The Technocrat and the Moralist Square Off

As the picture stays foggy, Mitt Romney’s delegate advantage plays bigger: after months of none too successfully projecting inevitability, he’s now really got it, even as GOP voters have remained cool to him. Both he and Rick Santorum are using the same delegate numbers to claim that time is on their side. Romney’s point: his rivals have no chance of winning the most delegates. Santorum’s point: Romney may end up with the most delegates, but he has no clear path to the majority of 1,144 needed to claim the nomination—and that leaves him vulnerable at a contested convention. They may both be right.Romney’s argument is the simple truth that he has more delegates and there’s no probable way that Santorum can catch up. In the modern era, this is how primaries work: one candidate builds a strong lead and his rivals eventually concede. But, unfortunately for Romney, Santorum is an old-fashioned kind of guy, and the new rules this year could reward him for sticking around.Santorum’s campaign issued a memo this morning, saying that “the Romney math doesn’t add up, and he will have a very difficult time getting to a majority of the delegates … Simply put, time is on our side.” The memo points to examples like the county conventions in Iowa over the weekend, where Santorum says Romney collapsed and he, along with Ron Paul, gained.So both candidates see a plod. Romney’s path ends with his opponents making way for his inevitable first-place finish, and an efficiency advantage in just ending the nomination battle early rather than taking it through to the bitter end. Santorum takes a second-place position into the convention, where he then claims a majority of delegates over a run of floor fights and multiple ballots, no matter the cost to the party. Just as in their politics, when it comes to process, Romney versus Santorum is a fight between the technocrat and the moralist.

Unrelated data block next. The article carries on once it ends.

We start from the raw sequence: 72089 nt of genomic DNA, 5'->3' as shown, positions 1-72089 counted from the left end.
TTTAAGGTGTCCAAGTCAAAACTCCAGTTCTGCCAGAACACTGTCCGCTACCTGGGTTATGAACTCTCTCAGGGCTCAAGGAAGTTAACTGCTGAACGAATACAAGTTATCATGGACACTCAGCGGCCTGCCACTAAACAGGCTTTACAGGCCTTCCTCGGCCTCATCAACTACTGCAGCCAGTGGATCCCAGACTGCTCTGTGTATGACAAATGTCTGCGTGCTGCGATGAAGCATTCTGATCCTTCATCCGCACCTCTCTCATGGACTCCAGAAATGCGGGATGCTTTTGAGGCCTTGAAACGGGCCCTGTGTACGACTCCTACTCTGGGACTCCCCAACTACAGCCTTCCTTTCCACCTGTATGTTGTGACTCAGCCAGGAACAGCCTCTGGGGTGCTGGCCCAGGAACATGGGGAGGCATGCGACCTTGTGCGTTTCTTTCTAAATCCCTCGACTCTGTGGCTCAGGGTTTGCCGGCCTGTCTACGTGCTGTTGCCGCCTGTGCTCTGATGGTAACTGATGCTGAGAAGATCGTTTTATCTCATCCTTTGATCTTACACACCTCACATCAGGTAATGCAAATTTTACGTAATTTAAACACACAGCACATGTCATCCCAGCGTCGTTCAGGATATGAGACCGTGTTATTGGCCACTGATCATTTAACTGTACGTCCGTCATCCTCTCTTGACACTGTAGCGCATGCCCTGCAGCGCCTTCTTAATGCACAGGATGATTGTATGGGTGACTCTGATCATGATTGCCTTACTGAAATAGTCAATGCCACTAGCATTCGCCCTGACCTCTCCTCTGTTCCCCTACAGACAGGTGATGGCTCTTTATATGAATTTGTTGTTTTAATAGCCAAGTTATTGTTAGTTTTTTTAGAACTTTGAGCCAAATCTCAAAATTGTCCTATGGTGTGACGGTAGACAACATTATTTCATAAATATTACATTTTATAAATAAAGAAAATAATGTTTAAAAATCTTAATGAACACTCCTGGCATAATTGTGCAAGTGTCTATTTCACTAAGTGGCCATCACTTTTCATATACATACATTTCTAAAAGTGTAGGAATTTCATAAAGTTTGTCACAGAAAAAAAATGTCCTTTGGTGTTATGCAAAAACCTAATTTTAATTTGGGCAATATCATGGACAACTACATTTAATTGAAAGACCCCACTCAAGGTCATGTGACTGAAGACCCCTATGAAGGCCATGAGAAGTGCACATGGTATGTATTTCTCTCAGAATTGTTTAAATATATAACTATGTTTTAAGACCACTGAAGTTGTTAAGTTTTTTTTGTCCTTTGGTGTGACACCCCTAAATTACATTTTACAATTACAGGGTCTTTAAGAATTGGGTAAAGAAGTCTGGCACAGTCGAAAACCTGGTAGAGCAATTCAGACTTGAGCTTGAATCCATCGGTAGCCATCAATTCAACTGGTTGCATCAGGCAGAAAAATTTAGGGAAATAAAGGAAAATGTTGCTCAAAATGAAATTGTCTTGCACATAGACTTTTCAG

By Ben Jacobs